What is the difference between a business rule and a business requirement? Does the difference matter? A business requirement is something that is multi-customer, and a business rule represents a single customer’s approach to meeting that requirement. Product managers and analysts care about both, but product managers emphasize requirements, and analysts focus more on rules.
A Simple Example
We’ll set the stage for discussion by showing a requirement, a rule, and a design and implementation.
- Requirement – The building will provide a measure of protection against fire damage.
- Rule – Firefighters will be assured access to the building to enable extinguishing of any fires.
- Design – The street near the fire hydrant and main entry of the building will be reserved for exclusive use of firefighters.
- Implementation – A sign will be posted in a visible location, instructing people not to park in the reserved location.
The debate about requirements versus design, and the level of detail of specification has been an active one over the past year. We’ve written about how you can imagine software as an onion, where implementation is wrapped in design, which is wrapped in requirements. When we include awareness of business processes as part of what we’re doing, we can add another layer – business rules.
One point of confusion may be that many contracts are described as “gather requirements” when in reality, the work is “define rules appropriate to a set of predefined requirements.” This inconsistency leads to many debates that include arguments like “that isn’t a requirement, therefore it must be design” with the response of “that isn’t design.”
Moving from each layer to the next involves ideation, and exhibits concreteness. For a given requirement, an approach can be defined for meeting that goal, and with that approach comes rules. For each rule, a design can be selected, and for each design, an implementation is created.
Each step involves ideation – making inventive choices about how to achieve that next step. Consider our example. We have the requirement of providing protection against fire damage. We could choose to achieve this requirement by mandating that only non-flammable materials be used in the construction of the building, or by integrating fire suppression equipment in the building, or by optimizing the access for firefighters to the building. Once we make that choice – an ideation step – we define the rules that express how we will achieve our goal with the selected approach. Our rule is assured access in this example. The design approach is to reserve the street near the main entry to the building. The implementation of this “reservation” is a sign. It could be special barricades that block access to anyone who isn’t a firefighter.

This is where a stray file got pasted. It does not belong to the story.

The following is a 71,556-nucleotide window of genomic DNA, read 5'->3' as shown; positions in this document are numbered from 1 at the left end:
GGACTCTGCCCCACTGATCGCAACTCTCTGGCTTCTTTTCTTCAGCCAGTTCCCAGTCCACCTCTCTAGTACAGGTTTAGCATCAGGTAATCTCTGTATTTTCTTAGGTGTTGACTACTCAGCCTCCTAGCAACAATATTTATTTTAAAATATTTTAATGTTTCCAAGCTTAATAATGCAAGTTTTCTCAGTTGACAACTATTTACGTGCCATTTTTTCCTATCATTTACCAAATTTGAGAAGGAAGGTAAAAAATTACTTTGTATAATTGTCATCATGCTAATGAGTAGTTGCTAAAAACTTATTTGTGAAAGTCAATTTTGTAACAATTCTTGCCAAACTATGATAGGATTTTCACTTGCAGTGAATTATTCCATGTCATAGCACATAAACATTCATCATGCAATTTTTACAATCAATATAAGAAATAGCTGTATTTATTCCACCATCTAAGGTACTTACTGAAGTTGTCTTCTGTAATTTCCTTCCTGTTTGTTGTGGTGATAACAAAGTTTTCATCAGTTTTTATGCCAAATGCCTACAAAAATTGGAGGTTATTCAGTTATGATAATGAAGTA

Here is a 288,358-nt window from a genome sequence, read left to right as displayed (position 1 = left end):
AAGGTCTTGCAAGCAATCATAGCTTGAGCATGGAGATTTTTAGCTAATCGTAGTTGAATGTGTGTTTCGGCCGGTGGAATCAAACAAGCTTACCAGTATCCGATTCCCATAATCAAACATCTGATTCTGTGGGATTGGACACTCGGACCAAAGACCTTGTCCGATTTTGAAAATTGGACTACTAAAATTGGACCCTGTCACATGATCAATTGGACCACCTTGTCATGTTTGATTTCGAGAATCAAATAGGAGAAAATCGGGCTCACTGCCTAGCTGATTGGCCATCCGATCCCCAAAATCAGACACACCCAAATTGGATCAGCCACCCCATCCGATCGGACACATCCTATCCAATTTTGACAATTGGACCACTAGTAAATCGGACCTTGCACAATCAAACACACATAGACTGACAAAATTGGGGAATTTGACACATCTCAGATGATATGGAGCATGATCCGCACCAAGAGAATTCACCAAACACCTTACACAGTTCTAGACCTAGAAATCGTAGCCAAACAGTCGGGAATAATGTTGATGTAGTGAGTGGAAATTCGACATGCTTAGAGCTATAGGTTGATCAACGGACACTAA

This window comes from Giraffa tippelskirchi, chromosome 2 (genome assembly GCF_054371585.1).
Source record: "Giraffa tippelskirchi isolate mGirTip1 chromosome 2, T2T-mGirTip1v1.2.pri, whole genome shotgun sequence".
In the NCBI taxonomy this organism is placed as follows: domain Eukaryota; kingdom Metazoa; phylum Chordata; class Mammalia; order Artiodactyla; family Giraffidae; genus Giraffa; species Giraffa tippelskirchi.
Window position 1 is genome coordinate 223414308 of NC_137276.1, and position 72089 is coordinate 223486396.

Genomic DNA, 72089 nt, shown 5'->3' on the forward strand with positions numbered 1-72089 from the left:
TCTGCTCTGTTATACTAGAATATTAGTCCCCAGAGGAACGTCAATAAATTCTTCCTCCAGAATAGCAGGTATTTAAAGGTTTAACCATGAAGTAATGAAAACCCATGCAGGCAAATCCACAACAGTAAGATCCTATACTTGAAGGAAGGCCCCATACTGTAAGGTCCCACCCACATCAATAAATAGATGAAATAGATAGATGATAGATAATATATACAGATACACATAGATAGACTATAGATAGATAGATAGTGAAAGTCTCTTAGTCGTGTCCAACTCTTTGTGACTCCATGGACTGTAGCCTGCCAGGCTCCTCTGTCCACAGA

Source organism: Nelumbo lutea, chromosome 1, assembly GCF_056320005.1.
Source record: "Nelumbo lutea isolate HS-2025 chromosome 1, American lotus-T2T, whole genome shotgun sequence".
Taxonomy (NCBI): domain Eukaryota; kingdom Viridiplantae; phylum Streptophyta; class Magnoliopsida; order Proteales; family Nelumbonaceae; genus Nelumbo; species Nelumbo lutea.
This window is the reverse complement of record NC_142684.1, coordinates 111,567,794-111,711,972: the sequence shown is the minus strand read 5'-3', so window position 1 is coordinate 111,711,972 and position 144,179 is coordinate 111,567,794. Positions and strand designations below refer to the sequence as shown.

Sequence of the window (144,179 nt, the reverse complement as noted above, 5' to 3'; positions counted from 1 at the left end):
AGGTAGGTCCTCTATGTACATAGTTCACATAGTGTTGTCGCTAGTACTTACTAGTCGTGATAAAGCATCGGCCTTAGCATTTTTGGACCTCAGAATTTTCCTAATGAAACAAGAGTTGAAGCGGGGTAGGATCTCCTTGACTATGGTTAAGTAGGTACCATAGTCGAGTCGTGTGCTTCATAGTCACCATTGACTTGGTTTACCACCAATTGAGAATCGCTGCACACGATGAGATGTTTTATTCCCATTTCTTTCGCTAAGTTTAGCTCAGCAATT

The point is that there are choices at each step of the way.
Each step becomes more concrete, more focused, and more narrowly applicable.
Product Managers Are Market-Centric
As a product manager, when interacting with customers to better define the needs of the market, we need to recognize that the rules are not the requirements. In the example, access for firefighters isn’t the requirement, protection against fire damage is the requirement. This is the level of abstraction that can be used to describe market needs.
Business Analysts Are Customer-Centric
A business analyst needs to understand the requirement (protection), but only in so much as it affects her company. This allows her to explore alternative rules (access, suppression, prevention, etc.) that will achieve the requirement.
Requirements Elicitation Can Fall Short
When we interview people to gather requirements, they will usually talk about implementation, design, and rules. Rarely will they describe requirements. Users and subject matter experts (SMEs) generally talk about implementation and design (“We have a sign, because the street needs to be reserved.”). Our elicitation techniques and listening methods help us identify rules by asking “Why?“ (“To assure access to the building for the firefighters.”). Without those techniques, we will only uncover implementation and design.
Getting to Requirements From Rules
To get to the requirements, we need to keep asking why. (“To provide protection against fire damage.”) If we keep asking “Why?” we will eventually get to a useless “primary goal.” And by useless, we mean that it is a goal that is too nebulous to drive anything actionable. Consider these possible chains of why questions and answers for our example:
- Why provide protection against fire damage? To allow us to meet city codes. Why does that matter? So that we can legally rent out space in the building. Why does that matter? Because we need to rent the space to make a profit. Why does that matter? Because our shareholders demand it.
- Why provide protection against fire damage? To allow us to charge higher rent to tenants. Why does that matter? Because we need to maximize our profits. Why? Shareholders.
Part of the art of product management is knowing when to stop. “Protection” is actionable. “Satisfying shareholders” and “Profit”, while laudable goals, do not provide the needed direction and detail to be actionable.
The line between requirements and design is broad, and is more of a region than a line. Rules live in that region – from one perspective they embody a design approach to achieving a requirement. From the other perspective, they represent the business requirement, in more detail. Use elicitation techniques and ask why to uncover the rules and requirements.